I have been highly critical of mass transit operations here in Virginia, which has led some blog commenters to suggest that I am “anti” mass transit. To the contrary, I believe that mass transit is a critical element of Virginia’s transportation infrastructure, an absolute necessity to manage the densification that occurs in growing urban areas. However, to say that mass transit is essential is not to excuse transit operations for abysmal performance and wasting millions of tax dollars.
When I see evidence of positive performance, I highlight it… which brings me to today’s post. Before the COVID epidemic, a major overhaul of Richmond’s bus routes gained 1 million riders, a 17% increase, by reorganizing its bus routes. Now Norfolk is hiring the same consultant who transformed Richmond’s bus routes to re-engineer its own mass transit network.
The proposed reorganization of routes would put 140,000 more Norfolk residents within a quarter mile of a bus or train arriving every 15 minutes for most of the day, an increase of 57% over today. The average person will be able to access 31% more jobs than with the existing network. All without spending more money.
Reports The Virginia Mercury:
“Here in Norfolk we have a bus system that hadn’t been reviewed or updated in decades,” said Andria McClellan, a city councilwoman and Democratic candidate for lieutenant governor. “All the tiny changes over the years left us with a lot of spaghetti-style routes that were added for political reasons and not because they actually met the needs of our current riders.”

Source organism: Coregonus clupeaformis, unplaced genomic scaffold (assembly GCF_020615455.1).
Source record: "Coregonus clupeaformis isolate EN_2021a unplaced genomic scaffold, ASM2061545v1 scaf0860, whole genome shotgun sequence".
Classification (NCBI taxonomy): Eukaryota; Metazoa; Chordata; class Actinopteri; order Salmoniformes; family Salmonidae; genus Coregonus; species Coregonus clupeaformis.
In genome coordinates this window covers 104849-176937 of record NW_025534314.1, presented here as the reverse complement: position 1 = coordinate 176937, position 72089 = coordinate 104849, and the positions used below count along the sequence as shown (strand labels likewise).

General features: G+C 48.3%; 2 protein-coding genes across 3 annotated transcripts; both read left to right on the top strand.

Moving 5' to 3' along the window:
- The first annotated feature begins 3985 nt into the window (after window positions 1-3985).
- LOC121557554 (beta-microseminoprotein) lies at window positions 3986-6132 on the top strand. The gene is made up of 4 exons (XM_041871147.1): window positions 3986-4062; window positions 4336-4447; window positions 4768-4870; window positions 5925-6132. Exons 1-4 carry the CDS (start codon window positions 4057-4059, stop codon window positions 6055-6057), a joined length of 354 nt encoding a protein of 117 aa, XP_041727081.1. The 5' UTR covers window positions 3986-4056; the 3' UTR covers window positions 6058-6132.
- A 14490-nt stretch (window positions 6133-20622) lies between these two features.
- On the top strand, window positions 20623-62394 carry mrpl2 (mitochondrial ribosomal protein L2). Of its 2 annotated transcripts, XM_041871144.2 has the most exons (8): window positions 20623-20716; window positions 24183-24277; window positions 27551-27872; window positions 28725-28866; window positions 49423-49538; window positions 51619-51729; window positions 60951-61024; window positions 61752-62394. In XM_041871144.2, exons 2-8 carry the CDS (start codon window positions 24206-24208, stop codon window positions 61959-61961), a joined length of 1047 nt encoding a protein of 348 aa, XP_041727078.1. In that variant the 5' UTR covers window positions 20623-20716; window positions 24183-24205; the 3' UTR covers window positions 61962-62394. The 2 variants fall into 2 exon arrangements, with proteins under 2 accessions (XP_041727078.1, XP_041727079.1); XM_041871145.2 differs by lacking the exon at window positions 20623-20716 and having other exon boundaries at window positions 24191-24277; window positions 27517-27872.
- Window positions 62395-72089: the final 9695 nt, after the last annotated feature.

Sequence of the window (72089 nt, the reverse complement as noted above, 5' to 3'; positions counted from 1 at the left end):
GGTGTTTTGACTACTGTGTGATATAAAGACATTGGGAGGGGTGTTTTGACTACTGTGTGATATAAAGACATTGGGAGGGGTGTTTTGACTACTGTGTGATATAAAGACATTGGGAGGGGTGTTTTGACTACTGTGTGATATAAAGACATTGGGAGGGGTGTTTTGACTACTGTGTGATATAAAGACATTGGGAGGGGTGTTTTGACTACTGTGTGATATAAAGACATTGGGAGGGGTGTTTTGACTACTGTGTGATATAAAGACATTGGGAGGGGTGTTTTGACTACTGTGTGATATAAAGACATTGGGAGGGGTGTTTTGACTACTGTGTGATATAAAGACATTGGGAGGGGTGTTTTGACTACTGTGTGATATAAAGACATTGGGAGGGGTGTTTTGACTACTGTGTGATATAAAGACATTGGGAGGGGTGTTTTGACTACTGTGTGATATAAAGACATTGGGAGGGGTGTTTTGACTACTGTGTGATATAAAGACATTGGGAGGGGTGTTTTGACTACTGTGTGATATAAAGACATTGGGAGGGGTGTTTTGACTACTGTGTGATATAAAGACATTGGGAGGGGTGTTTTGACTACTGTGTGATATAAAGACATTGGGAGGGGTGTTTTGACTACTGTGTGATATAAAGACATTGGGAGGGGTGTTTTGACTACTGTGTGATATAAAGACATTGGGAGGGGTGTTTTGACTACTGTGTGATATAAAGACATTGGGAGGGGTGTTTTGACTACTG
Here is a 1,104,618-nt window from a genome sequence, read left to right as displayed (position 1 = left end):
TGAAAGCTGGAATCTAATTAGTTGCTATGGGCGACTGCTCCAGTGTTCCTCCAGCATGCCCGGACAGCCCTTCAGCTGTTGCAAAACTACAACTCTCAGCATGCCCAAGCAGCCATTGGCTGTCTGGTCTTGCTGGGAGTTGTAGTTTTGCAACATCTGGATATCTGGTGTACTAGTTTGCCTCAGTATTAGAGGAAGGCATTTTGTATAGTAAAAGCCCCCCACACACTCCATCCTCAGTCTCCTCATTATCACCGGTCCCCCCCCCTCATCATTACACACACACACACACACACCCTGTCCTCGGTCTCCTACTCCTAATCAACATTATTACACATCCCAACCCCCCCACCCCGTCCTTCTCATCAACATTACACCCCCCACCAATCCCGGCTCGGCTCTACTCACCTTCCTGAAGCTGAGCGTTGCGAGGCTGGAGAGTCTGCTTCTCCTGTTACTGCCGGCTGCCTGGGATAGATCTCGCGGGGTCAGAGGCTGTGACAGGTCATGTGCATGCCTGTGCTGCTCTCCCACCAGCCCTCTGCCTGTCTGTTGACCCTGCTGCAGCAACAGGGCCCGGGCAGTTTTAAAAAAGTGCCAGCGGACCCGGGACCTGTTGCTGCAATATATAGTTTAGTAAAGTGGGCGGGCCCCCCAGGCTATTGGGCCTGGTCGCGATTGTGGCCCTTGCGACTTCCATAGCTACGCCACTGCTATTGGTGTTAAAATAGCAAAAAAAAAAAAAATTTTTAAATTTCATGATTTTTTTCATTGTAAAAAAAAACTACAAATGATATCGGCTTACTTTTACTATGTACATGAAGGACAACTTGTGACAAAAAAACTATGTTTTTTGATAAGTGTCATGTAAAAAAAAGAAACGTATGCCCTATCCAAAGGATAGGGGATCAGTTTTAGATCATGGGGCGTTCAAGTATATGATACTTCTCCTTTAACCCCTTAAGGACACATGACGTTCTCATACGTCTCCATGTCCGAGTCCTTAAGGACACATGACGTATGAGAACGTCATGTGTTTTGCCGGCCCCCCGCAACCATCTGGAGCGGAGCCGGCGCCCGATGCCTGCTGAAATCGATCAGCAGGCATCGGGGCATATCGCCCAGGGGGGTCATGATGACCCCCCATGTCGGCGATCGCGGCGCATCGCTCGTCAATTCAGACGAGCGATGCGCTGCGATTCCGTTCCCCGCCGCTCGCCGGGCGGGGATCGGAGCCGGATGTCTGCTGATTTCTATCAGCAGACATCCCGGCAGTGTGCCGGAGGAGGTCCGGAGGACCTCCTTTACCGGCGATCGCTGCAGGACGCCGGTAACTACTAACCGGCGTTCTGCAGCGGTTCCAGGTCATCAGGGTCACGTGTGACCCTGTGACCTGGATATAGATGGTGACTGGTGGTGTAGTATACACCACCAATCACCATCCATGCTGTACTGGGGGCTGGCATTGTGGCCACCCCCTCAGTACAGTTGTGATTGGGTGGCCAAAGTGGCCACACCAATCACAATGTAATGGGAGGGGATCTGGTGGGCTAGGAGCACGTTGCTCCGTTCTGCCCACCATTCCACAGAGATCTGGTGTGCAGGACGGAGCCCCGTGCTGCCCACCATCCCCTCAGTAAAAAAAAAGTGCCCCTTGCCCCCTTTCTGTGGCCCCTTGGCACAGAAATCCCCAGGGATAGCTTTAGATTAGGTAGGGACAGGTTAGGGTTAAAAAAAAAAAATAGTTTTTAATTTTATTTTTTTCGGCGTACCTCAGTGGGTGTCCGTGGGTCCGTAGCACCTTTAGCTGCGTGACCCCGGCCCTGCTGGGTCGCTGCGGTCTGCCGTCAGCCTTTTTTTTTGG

Let me repeat the operative sentence to make certain it penetrates readers with thick skulls: “All the tiny changes over the years left us with a lot of spaghetti-style routes that were added for political reasons and not because they actually met the needs of our current riders.”
One reason mass transit is such a mess is that transit agencies are publicly owned, hence responsive to the demands of elected politicians whose primary interest is making constituents happy, not running a low-cost operation. Because public agencies are not profit-maximizing institutions, efficiency is a secondary concern. They are prone to inertia and resistant to change. When service suffers or revenues fall short, the path of least resistance usually has been to hit up the taxpayers.
“In a lot of mid-sized cities the bus networks haven’t really been looked at and rethought in a holistic way maybe ever; they just evolved over time from taking over old streetcar lines,” said Scudder Wagg — a senior associate with Human Transit, the firm conducting Norfolk’s redesign. “We’ve seen so many bus route redesigns over the last decade because cities are now bursting with population growth again. The recent renaissance in Norfolk’s downtown and around Old Dominion University is what has driven this process.”
Mass transit has become so inefficient in many municipalities that consulting firms like Human Transit make a great living by showing them how to tighten operations and improve service at no extra expense. This is what I call a “win-win” proposition — the kind of solution that an opportunity agenda would champion. Kudos to Richmond and Norfolk for going this route. Maybe Virginia’s other transit systems can learn something.There are currently no comments highlighted.